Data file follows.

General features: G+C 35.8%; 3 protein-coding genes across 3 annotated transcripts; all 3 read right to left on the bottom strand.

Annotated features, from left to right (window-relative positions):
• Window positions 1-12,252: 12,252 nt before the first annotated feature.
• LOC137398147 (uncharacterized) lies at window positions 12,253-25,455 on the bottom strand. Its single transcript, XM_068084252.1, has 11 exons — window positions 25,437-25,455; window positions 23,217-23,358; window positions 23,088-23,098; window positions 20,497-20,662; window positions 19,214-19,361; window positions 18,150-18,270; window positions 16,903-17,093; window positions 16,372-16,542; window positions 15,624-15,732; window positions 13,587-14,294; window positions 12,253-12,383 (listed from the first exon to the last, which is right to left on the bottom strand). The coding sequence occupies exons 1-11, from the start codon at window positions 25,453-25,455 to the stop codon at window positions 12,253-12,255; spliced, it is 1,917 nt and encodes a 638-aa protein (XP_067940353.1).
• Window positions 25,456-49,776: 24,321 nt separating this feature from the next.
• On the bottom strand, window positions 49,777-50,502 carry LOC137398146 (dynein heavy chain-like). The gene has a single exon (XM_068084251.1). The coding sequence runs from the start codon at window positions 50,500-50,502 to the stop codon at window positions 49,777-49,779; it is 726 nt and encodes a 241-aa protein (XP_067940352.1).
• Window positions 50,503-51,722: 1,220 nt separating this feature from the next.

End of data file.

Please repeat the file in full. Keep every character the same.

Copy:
General features: G+C 35.8%; 3 protein-coding genes across 3 annotated transcripts; all 3 read right to left on the bottom strand.

Annotated features, from left to right (window-relative positions):
• Window positions 1-12,252: 12,252 nt before the first annotated feature.
• LOC137398147 (uncharacterized) lies at window positions 12,253-25,455 on the bottom strand. Its single transcript, XM_068084252.1, has 11 exons — window positions 25,437-25,455; window positions 23,217-23,358; window positions 23,088-23,098; window positions 20,497-20,662; window positions 19,214-19,361; window positions 18,150-18,270; window positions 16,903-17,093; window positions 16,372-16,542; window positions 15,624-15,732; window positions 13,587-14,294; window positions 12,253-12,383 (listed from the first exon to the last, which is right to left on the bottom strand). The coding sequence occupies exons 1-11, from the start codon at window positions 25,453-25,455 to the stop codon at window positions 12,253-12,255; spliced, it is 1,917 nt and encodes a 638-aa protein (XP_067940353.1).
• Window positions 25,456-49,776: 24,321 nt separating this feature from the next.
• On the bottom strand, window positions 49,777-50,502 carry LOC137398146 (dynein heavy chain-like). The gene has a single exon (XM_068084251.1). The coding sequence runs from the start codon at window positions 50,500-50,502 to the stop codon at window positions 49,777-49,779; it is 726 nt and encodes a 241-aa protein (XP_067940352.1).
• Window positions 50,503-51,722: 1,220 nt separating this feature from the next.